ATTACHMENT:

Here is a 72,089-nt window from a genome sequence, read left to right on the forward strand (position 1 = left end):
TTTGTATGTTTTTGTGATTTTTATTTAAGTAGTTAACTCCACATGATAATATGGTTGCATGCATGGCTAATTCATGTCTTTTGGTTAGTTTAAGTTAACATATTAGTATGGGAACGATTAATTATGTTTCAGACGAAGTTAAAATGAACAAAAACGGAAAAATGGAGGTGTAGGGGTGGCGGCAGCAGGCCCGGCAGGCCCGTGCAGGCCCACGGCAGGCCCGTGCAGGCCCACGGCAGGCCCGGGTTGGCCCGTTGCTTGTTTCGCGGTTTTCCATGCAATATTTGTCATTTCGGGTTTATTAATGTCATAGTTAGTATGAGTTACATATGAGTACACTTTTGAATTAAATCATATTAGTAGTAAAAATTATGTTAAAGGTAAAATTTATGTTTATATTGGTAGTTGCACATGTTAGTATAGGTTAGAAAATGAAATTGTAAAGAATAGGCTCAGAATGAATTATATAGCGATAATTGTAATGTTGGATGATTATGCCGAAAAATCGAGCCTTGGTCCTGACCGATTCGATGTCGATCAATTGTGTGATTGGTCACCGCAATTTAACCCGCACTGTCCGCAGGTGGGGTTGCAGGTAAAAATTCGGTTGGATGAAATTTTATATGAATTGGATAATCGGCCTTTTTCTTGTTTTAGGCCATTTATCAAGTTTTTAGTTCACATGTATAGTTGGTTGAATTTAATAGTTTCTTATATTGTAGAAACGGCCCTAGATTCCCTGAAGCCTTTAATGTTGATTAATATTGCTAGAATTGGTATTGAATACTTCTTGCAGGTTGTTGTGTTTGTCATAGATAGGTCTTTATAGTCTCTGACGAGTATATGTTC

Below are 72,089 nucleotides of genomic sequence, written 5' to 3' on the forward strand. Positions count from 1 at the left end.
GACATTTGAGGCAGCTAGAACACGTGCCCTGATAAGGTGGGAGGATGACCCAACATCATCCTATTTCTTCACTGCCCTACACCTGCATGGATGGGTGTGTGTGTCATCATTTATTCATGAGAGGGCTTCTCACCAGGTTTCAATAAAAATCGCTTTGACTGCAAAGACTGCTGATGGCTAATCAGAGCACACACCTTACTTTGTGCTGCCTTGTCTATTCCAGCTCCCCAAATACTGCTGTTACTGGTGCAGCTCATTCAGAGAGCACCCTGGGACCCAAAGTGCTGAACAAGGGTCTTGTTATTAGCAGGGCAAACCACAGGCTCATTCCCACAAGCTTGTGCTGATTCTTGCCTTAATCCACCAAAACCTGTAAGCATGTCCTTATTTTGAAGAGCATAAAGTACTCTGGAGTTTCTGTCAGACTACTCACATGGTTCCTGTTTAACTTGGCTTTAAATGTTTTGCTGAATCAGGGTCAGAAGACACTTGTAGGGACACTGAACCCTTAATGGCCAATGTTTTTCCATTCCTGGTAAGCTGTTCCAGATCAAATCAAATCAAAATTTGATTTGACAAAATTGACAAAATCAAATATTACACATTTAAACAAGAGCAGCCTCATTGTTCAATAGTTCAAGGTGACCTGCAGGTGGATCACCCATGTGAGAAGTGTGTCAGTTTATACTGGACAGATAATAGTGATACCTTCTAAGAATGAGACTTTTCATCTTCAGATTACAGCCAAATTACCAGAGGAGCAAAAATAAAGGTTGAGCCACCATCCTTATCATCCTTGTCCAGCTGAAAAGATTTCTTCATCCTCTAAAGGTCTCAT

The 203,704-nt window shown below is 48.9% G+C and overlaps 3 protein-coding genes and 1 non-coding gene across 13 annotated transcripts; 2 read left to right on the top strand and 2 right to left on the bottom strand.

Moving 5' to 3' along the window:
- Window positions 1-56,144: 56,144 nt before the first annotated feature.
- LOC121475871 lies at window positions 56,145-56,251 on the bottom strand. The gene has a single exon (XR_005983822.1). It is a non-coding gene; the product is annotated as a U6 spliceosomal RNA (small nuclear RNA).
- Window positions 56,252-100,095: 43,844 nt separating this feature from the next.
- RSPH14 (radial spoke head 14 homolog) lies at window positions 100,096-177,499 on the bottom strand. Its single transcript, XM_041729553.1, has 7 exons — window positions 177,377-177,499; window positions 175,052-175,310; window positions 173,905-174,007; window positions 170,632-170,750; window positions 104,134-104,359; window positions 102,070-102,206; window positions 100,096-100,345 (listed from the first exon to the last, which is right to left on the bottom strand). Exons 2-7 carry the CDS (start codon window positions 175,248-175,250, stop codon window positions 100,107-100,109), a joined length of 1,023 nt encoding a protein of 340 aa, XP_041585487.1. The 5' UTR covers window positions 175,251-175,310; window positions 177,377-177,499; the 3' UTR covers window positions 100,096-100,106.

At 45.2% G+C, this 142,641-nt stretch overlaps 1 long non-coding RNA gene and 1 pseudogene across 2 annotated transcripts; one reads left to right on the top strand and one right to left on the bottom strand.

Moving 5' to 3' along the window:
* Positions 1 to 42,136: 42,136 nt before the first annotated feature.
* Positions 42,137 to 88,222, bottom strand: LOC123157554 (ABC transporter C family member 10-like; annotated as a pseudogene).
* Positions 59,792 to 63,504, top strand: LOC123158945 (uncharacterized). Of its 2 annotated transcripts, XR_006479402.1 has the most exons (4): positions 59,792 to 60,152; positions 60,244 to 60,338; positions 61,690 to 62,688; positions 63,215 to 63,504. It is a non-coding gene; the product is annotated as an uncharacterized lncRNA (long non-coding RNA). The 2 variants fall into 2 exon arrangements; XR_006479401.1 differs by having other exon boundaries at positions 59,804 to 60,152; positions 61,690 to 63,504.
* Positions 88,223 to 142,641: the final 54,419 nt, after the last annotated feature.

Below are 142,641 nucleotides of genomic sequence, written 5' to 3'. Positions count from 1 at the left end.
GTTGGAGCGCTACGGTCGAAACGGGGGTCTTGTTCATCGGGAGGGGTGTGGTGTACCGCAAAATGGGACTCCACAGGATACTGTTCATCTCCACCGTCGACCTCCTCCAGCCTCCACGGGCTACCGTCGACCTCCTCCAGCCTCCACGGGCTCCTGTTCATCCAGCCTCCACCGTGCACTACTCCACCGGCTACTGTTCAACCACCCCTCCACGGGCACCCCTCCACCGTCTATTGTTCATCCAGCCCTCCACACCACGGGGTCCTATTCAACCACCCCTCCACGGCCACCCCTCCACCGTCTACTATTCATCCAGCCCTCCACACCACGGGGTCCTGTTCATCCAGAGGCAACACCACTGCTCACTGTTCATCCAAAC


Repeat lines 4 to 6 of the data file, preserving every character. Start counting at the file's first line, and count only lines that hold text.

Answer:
GACATTTGAGGCAGCTAGAACACGTGCCCTGATAAGGTGGGAGGATGACCCAACATCATCCTATTTCTTCACTGCCCTACACCTGCATGGATGGGTGTGTGTGTCATCATTTATTCATGAGAGGGCTTCTCACCAGGTTTCAATAAAAATCGCTTTGACTGCAAAGACTGCTGATGGCTAATCAGAGCACACACCTTACTTTGTGCTGCCTTGTCTATTCCAGCTCCCCAAATACTGCTGTTACTGGTGCAGCTCATTCAGAGAGCACCCTGGGACCCAAAGTGCTGAACAAGGGTCTTGTTATTAGCAGGGCAAACCACAGGCTCATTCCCACAAGCTTGTGCTGATTCTTGCCTTAATCCACCAAAACCTGTAAGCATGTCCTTATTTTGAAGAGCATAAAGTACTCTGGAGTTTCTGTCAGACTACTCACATGGTTCCTGTTTAACTTGGCTTTAAATGTTTTGCTGAATCAGGGTCAGAAGACACTTGTAGGGACACTGAACCCTTAATGGCCAATGTTTTTCCATTCCTGGTAAGCTGTTCCAGATCAAATCAAATCAAAATTTGATTTGACAAAATTGACAAAATCAAATATTACACATTTAAACAAGAGCAGCCTCATTGTTCAATAGTTCAAGGTGACCTGCAGGTGGATCACCCATGTGAGAAGTGTGTCAGTTTATACTGGACAGATAATAGTGATACCTTCTAAGAATGAGACTTTTCATCTTCAGATTACAGCCAAATTACCAGAGGAGCAAAAATAAAGGTTGAGCCACCATCCTTATCATCCTTGTCCAGCTGAAAAGATTTCTTCATCCTCTAAAGGTCTCAT

The 203,704-nt window shown below is 48.9% G+C and overlaps 3 protein-coding genes and 1 non-coding gene across 13 annotated transcripts; 2 read left to right on the top strand and 2 right to left on the bottom strand.

Moving 5' to 3' along the window: